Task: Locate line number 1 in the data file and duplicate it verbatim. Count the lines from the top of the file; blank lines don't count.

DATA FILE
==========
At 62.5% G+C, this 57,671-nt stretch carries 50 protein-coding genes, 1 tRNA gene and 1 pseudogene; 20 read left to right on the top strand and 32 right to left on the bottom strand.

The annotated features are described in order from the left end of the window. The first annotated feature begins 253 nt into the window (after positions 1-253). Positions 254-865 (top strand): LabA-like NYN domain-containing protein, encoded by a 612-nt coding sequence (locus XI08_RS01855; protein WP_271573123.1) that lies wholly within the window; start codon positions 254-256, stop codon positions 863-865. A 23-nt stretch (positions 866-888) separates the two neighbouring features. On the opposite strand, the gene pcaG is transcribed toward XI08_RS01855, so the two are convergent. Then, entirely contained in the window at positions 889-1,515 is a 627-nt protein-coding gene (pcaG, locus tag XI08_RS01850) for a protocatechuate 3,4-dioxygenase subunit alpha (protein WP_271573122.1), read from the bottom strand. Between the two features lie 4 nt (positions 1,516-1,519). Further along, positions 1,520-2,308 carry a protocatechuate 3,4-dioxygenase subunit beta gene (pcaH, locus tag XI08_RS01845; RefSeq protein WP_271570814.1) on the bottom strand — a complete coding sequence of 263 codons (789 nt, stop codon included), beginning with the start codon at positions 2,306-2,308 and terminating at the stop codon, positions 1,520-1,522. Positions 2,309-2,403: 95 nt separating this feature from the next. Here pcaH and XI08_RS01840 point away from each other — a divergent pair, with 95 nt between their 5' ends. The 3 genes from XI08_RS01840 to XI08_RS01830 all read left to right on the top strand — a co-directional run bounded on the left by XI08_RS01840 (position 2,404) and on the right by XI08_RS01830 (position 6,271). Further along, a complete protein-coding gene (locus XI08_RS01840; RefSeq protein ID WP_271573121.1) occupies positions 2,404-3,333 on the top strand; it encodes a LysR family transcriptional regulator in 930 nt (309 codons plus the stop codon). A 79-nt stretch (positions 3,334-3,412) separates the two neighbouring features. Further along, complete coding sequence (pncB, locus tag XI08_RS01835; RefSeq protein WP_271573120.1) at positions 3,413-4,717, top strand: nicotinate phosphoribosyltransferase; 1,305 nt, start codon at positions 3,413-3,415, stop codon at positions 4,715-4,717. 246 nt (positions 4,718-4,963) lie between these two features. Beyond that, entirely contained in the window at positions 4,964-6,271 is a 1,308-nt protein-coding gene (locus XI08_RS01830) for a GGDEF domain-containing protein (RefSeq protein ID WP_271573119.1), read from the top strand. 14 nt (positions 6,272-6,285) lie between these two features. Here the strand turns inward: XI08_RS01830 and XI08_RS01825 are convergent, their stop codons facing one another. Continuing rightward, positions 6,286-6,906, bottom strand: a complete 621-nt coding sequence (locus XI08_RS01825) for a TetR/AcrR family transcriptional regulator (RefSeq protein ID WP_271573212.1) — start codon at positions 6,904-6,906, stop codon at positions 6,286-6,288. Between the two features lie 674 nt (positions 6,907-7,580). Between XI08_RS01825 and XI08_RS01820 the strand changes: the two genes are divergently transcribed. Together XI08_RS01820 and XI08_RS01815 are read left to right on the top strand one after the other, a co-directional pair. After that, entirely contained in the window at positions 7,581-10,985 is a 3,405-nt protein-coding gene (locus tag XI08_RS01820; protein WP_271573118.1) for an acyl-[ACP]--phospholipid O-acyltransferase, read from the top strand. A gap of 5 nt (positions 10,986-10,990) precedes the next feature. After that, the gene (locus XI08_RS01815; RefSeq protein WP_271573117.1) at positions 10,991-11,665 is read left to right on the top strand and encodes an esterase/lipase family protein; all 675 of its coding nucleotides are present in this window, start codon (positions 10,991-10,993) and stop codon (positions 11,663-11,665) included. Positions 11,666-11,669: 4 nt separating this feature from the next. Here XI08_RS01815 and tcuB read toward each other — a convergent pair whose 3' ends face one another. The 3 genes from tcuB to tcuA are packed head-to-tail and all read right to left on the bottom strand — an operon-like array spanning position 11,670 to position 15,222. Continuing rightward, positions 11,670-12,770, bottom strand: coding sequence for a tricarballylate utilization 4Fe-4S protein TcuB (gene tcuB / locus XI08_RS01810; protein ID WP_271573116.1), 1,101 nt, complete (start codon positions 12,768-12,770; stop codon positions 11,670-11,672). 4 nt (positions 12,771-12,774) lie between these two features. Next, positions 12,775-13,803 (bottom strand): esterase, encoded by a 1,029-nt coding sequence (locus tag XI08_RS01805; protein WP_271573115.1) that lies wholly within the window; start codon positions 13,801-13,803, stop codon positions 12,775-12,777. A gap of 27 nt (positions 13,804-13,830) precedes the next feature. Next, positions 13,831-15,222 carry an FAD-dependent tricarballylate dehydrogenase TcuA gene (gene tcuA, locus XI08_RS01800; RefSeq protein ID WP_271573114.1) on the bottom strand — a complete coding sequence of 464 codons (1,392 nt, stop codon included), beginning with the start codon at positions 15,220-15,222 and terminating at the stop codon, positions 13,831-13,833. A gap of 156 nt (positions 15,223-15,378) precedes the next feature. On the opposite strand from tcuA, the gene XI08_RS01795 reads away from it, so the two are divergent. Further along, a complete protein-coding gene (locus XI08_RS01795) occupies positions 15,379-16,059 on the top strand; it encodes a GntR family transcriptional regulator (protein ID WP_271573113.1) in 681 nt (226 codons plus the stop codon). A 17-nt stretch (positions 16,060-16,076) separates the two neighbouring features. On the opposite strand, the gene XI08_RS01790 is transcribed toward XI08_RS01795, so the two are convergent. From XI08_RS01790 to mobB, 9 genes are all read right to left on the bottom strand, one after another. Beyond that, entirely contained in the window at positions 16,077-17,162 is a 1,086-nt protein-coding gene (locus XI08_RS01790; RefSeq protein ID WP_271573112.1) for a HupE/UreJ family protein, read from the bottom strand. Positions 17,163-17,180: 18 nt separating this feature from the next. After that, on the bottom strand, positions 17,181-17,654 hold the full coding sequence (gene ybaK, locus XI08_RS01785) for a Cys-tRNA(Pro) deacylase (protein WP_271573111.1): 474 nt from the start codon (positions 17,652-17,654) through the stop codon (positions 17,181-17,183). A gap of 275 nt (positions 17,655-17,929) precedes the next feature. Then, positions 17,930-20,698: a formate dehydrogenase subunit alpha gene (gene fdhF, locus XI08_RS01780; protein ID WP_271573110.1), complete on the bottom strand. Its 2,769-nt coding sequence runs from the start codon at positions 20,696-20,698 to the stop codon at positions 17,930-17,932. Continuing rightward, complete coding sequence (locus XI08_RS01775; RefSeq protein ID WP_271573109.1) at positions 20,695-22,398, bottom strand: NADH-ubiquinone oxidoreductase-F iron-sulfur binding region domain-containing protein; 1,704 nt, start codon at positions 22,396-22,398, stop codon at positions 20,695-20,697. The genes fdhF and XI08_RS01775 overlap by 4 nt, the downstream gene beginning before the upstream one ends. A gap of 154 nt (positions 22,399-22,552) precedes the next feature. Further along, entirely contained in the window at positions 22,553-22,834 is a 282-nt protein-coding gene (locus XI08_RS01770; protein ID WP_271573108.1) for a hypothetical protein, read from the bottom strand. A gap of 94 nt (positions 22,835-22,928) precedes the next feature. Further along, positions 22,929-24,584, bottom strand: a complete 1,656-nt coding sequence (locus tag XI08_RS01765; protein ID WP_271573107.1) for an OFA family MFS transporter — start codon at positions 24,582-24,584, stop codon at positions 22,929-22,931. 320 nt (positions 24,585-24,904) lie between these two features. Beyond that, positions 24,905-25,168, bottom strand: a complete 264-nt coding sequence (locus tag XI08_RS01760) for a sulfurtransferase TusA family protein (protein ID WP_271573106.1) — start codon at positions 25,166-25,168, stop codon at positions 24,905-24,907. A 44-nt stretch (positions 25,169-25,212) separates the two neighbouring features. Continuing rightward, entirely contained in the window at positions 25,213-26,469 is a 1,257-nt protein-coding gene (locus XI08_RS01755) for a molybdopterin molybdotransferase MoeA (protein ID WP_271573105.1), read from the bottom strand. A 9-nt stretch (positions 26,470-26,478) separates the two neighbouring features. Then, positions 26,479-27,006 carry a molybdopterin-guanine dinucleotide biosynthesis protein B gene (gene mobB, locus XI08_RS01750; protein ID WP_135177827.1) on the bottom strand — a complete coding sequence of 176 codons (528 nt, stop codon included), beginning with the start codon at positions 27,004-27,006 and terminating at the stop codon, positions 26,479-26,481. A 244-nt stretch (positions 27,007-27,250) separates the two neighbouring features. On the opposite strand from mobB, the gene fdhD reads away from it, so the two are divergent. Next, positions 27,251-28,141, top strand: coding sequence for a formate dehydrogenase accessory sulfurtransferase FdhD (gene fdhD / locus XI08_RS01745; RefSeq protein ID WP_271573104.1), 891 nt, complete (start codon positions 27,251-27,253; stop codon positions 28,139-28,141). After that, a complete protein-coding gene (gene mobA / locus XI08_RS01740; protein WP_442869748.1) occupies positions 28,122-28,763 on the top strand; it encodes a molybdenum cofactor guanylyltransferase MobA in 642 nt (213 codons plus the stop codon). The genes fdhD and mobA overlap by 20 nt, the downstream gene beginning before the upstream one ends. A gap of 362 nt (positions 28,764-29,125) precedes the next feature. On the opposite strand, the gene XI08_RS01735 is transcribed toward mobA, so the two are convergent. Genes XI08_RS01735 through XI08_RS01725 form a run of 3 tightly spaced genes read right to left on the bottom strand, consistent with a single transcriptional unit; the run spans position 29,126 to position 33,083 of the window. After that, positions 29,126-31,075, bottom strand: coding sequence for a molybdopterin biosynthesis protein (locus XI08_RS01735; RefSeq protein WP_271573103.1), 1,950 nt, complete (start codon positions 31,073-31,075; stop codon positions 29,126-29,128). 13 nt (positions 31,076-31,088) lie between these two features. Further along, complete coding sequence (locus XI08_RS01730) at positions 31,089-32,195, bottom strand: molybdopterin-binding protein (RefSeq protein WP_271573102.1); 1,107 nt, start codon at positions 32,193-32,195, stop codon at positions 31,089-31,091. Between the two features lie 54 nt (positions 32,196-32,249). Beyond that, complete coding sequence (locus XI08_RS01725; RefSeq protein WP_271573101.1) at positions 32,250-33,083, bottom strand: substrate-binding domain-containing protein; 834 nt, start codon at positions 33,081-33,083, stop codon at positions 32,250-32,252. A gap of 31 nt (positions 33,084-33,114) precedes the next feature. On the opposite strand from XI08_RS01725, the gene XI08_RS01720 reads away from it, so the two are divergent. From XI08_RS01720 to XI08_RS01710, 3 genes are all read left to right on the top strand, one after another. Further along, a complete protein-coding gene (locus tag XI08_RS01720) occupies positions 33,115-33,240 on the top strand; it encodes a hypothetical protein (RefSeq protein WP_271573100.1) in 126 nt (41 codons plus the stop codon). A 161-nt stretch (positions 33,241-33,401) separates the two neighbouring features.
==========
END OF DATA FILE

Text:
At 62.5% G+C, this 57,671-nt stretch carries 50 protein-coding genes, 1 tRNA gene and 1 pseudogene; 20 read left to right on the top strand and 32 right to left on the bottom strand.